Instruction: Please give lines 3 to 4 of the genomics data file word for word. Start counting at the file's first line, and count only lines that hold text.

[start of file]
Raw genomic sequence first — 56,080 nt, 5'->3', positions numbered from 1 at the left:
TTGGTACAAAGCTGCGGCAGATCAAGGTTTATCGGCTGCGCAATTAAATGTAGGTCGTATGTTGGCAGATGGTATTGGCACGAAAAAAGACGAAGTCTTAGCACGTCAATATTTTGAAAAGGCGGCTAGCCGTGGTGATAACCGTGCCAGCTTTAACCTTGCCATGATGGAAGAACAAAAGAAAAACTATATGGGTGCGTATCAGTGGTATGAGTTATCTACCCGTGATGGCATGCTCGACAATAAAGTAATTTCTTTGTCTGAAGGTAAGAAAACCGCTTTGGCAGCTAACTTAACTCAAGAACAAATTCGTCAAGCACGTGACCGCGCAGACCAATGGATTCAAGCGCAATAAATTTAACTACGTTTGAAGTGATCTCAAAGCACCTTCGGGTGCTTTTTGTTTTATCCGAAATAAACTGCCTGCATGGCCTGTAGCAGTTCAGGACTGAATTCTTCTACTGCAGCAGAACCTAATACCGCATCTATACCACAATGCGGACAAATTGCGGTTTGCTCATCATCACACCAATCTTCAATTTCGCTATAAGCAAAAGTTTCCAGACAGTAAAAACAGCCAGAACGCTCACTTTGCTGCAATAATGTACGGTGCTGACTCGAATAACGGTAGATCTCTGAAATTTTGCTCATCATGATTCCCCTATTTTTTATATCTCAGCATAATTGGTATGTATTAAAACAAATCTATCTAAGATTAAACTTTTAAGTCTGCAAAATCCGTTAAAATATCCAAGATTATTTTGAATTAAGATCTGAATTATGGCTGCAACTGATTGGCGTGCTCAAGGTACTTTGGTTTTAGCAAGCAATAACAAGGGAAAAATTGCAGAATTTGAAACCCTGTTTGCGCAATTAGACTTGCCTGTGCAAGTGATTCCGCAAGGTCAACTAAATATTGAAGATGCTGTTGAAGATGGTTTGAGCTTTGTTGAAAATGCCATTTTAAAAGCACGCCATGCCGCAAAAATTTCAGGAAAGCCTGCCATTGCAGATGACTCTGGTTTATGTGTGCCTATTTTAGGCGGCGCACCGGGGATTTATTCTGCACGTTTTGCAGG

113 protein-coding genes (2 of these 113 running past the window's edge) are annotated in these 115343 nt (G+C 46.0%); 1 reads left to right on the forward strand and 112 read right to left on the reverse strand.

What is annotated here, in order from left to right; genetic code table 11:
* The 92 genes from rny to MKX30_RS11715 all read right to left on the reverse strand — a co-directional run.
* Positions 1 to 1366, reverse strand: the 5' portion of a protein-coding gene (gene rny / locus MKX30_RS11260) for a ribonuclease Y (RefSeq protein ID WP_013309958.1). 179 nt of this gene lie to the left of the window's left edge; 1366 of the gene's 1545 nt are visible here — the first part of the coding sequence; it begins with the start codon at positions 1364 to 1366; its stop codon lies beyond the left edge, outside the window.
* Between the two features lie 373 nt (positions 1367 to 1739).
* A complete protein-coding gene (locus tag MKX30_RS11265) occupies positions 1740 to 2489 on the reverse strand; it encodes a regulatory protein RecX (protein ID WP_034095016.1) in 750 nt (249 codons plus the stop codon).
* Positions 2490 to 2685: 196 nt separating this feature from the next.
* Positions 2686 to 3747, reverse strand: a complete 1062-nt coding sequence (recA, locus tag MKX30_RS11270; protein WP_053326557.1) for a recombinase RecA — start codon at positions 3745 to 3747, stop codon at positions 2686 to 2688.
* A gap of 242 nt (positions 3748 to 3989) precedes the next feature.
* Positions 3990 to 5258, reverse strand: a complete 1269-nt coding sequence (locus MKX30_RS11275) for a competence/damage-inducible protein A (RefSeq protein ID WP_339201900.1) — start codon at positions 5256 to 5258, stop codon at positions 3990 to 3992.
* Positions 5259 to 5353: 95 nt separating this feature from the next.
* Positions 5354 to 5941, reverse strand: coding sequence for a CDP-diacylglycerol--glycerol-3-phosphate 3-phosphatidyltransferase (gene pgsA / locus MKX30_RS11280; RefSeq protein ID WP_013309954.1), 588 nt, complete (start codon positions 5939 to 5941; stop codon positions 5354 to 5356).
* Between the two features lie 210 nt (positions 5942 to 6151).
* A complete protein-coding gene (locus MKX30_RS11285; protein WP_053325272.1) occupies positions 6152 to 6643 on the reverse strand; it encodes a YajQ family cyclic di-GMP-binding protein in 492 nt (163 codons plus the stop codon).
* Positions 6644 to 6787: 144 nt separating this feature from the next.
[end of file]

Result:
113 protein-coding genes (2 of these 113 running past the window's edge) are annotated in these 115343 nt (G+C 46.0%); 1 reads left to right on the forward strand and 112 read right to left on the reverse strand.

What is annotated here, in order from left to right; genetic code table 11: